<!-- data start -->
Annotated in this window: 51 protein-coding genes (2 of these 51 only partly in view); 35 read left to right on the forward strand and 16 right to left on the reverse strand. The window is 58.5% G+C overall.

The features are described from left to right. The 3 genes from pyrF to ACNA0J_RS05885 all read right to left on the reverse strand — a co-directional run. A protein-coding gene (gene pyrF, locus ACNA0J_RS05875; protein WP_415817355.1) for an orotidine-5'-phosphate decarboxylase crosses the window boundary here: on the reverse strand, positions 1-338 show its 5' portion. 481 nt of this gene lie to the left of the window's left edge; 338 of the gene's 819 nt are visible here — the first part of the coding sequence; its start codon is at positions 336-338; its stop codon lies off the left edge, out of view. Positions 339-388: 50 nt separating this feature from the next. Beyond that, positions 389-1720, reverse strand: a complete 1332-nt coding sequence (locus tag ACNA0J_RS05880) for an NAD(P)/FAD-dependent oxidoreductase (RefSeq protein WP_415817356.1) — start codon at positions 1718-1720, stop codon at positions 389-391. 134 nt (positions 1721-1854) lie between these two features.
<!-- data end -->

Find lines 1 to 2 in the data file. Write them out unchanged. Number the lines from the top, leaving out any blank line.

Annotated in this window: 51 protein-coding genes (2 of these 51 only partly in view); 35 read left to right on the forward strand and 16 right to left on the reverse strand. The window is 58.5% G+C overall.

The features are described from left to right. The 3 genes from pyrF to ACNA0J_RS05885 all read right to left on the reverse strand — a co-directional run. A protein-coding gene (gene pyrF, locus ACNA0J_RS05875; protein WP_415817355.1) for an orotidine-5'-phosphate decarboxylase crosses the window boundary here: on the reverse strand, positions 1-338 show its 5' portion. 481 nt of this gene lie to the left of the window's left edge; 338 of the gene's 819 nt are visible here — the first part of the coding sequence; its start codon is at positions 336-338; its stop codon lies off the left edge, out of view. Positions 339-388: 50 nt separating this feature from the next. Beyond that, positions 389-1720, reverse strand: a complete 1332-nt coding sequence (locus tag ACNA0J_RS05880) for an NAD(P)/FAD-dependent oxidoreductase (RefSeq protein WP_415817356.1) — start codon at positions 1718-1720, stop codon at positions 389-391. 134 nt (positions 1721-1854) lie between these two features.